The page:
The Best Verbs To Use In Writing

Verbs help a story progress and enables the character to move from one scene to the next. Verbs enter all storylines, many of them developing into overused language. With a few verb updates and swaps, your writing can improve and supercharge with a shimmering energy.

English and writing websites have posted the lists of the most overused verbs. I scrolled and clicked numerous lists to target the trends and pinpointed the verbs that repeated most. I also took notice to the verbs that appeared infrequently.

Ditch walk, call, work, look, leave, and more. Replace with this splendid lexicon:

Walk: Traversed, plod, canter, saunter

“The tornado traversed Oklahoma’s highways and fields.”

“His black boots plodded across the town square.”

“The horse’s canter was steady, trotting besides the mile-long picket.”

“The summer sun made him saunter exhaustedly.”

Call: Bellow, proclaim, declare, addressed

“A stomach ache caused him to bellow late into the night.”

“He proclaimed his love for her outside the window.”

“The meteorologist declared a state of emergency.”

“The veterinarian addressed the dog’s injured paw.”

Work: Assiduous, industrious, performing, persevering

“The librarian was assiduous in shelving novels of all genres.”

“The singer industriously recorded twenty songs for an early June release.”

“She performed exceptionally, outshining the other cast members.”

“The football player persevered after a series of injuries during the previous season.”

Look: Gazed, squinted, observed, peer

“The couple gazed up at the stars, heads reclined.”

“The taxi driver squinted at the New York road ahead, the sun blazing between skyscrapers.”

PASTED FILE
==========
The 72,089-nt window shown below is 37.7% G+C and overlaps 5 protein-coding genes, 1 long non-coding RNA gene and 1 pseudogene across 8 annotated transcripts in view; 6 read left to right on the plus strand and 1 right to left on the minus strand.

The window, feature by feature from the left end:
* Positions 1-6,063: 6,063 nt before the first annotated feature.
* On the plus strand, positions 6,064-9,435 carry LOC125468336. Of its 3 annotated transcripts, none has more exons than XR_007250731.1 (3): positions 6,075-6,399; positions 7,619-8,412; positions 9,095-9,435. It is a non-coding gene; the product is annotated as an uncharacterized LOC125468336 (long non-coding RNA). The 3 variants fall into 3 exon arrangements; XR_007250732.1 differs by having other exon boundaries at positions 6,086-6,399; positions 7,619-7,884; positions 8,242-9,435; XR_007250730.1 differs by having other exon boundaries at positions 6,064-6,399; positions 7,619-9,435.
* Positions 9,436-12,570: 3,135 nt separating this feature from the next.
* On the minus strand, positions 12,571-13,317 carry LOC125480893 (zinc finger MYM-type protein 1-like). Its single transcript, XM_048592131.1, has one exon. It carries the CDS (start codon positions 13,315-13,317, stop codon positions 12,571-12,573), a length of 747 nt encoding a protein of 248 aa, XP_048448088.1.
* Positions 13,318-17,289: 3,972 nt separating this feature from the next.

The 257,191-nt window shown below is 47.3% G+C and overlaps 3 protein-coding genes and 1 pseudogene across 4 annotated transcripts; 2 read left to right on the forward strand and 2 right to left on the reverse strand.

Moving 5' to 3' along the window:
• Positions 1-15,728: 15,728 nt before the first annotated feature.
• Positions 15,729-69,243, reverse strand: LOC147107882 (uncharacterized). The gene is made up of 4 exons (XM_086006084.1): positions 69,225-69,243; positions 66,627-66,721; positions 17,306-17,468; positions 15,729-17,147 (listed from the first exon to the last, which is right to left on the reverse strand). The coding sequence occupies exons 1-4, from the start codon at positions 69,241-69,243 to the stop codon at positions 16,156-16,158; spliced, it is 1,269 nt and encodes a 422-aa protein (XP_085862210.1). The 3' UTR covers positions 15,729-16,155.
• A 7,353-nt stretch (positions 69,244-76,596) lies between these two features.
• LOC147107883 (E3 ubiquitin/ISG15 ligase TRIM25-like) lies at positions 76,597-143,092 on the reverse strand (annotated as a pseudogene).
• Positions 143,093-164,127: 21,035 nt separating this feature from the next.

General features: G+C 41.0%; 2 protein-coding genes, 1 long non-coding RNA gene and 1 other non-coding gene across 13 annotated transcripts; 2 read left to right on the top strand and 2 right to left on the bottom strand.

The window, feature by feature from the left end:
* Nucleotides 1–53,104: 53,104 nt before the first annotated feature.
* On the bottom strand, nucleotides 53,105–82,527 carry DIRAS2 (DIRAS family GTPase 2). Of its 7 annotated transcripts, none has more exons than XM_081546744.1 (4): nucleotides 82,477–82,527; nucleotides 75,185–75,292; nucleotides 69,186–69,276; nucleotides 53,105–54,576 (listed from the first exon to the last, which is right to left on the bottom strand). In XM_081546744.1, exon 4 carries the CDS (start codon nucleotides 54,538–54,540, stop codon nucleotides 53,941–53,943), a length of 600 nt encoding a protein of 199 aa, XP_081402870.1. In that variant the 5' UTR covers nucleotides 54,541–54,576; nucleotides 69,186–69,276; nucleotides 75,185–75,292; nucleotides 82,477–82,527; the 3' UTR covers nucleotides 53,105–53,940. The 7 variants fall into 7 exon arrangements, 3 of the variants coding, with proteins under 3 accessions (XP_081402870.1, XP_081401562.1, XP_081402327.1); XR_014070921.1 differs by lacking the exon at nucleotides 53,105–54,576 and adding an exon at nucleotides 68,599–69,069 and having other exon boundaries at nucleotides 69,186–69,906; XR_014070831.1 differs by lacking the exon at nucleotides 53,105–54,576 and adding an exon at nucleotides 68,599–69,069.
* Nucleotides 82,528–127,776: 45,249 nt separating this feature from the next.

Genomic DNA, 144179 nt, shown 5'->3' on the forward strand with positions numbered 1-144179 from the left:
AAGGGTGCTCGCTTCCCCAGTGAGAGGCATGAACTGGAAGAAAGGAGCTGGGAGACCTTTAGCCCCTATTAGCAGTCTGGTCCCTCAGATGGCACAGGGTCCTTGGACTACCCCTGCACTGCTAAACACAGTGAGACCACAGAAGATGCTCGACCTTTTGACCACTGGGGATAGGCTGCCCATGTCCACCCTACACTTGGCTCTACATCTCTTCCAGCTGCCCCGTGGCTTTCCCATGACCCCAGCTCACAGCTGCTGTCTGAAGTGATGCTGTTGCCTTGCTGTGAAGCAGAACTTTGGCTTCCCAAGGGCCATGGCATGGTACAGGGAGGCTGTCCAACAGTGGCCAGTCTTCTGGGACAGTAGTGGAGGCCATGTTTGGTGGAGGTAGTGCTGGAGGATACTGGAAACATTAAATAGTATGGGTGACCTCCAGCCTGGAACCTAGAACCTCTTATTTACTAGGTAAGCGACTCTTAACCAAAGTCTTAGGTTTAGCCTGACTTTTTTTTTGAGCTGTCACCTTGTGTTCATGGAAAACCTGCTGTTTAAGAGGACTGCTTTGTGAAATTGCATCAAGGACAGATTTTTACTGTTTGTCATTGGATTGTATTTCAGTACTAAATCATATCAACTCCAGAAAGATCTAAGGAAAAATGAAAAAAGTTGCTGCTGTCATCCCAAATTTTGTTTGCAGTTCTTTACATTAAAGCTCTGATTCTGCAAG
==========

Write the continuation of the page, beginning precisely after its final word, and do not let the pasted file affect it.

“They observed the migration of the snow geese.”

“The boaters peered across the ocean as dolphin pods arched above the waves.”

Leave: Disbanded, flee, slipped, deserted

“After ten years, the fastest sprinting baseball player disbanded from the Chicago-native team.”

“The robber fled the scene, a bag of money slung over his shoulder.”

“One of the piglets slipped away from the mother.”

“The crowd deserted the stage, rushing into the parking lot where the singer signed autographs.”

Laugh: Snicker, snort, cackle, howl

“The teacher snickered at the student’s joke.”

“The riddle caused his nose to snort twice.”

“Her cackle resembled that of a witch’s but with an added charm and elegance.”

“Her howl was contagious.”

Thought: Speculation, contemplated, ponder, rationalizing

“She speculated the truth behind his words.”

“The father contemplated how to discipline his triplet daughters.”

“He pondered how he would fire one of his employees.”

“She rationalized the events of tonight, making sense of them one by one.”

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